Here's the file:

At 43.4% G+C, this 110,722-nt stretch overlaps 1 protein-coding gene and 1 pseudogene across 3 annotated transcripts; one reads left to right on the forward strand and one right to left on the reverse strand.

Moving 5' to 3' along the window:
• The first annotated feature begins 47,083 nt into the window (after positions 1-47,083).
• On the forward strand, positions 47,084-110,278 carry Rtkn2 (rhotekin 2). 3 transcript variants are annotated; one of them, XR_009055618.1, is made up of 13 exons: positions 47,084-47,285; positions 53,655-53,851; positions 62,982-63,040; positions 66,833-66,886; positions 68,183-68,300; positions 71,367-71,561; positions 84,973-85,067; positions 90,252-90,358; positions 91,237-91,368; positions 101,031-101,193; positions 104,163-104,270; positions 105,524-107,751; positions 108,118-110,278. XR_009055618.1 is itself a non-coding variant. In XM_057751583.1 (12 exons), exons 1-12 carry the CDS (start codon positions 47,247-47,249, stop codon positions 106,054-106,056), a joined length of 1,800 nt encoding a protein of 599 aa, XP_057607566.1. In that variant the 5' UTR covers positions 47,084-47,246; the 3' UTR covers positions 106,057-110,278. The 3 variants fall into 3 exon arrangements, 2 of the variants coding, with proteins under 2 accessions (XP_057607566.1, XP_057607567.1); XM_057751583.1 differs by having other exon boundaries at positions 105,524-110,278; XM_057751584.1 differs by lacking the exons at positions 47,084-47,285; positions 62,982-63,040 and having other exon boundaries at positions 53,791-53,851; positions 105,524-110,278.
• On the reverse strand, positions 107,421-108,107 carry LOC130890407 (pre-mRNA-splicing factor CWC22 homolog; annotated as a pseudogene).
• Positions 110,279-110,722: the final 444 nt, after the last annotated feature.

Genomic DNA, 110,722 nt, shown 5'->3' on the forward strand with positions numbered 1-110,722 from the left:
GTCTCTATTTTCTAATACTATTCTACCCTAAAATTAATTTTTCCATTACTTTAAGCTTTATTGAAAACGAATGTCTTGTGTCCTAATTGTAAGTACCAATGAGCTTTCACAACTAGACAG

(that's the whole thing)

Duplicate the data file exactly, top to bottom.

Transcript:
At 43.4% G+C, this 110,722-nt stretch overlaps 1 protein-coding gene and 1 pseudogene across 3 annotated transcripts; one reads left to right on the forward strand and one right to left on the reverse strand.

Moving 5' to 3' along the window:
• The first annotated feature begins 47,083 nt into the window (after positions 1-47,083).
• On the forward strand, positions 47,084-110,278 carry Rtkn2 (rhotekin 2). 3 transcript variants are annotated; one of them, XR_009055618.1, is made up of 13 exons: positions 47,084-47,285; positions 53,655-53,851; positions 62,982-63,040; positions 66,833-66,886; positions 68,183-68,300; positions 71,367-71,561; positions 84,973-85,067; positions 90,252-90,358; positions 91,237-91,368; positions 101,031-101,193; positions 104,163-104,270; positions 105,524-107,751; positions 108,118-110,278. XR_009055618.1 is itself a non-coding variant. In XM_057751583.1 (12 exons), exons 1-12 carry the CDS (start codon positions 47,247-47,249, stop codon positions 106,054-106,056), a joined length of 1,800 nt encoding a protein of 599 aa, XP_057607566.1. In that variant the 5' UTR covers positions 47,084-47,246; the 3' UTR covers positions 106,057-110,278. The 3 variants fall into 3 exon arrangements, 2 of the variants coding, with proteins under 2 accessions (XP_057607566.1, XP_057607567.1); XM_057751583.1 differs by having other exon boundaries at positions 105,524-110,278; XM_057751584.1 differs by lacking the exons at positions 47,084-47,285; positions 62,982-63,040 and having other exon boundaries at positions 53,791-53,851; positions 105,524-110,278.
• On the reverse strand, positions 107,421-108,107 carry LOC130890407 (pre-mRNA-splicing factor CWC22 homolog; annotated as a pseudogene).
• Positions 110,279-110,722: the final 444 nt, after the last annotated feature.

Genomic DNA, 110,722 nt, shown 5'->3' on the forward strand with positions numbered 1-110,722 from the left:
GTCTCTATTTTCTAATACTATTCTACCCTAAAATTAATTTTTCCATTACTTTAAGCTTTATTGAAAACGAATGTCTTGTGTCCTAATTGTAAGTACCAATGAGCTTTCACAACTAGACAG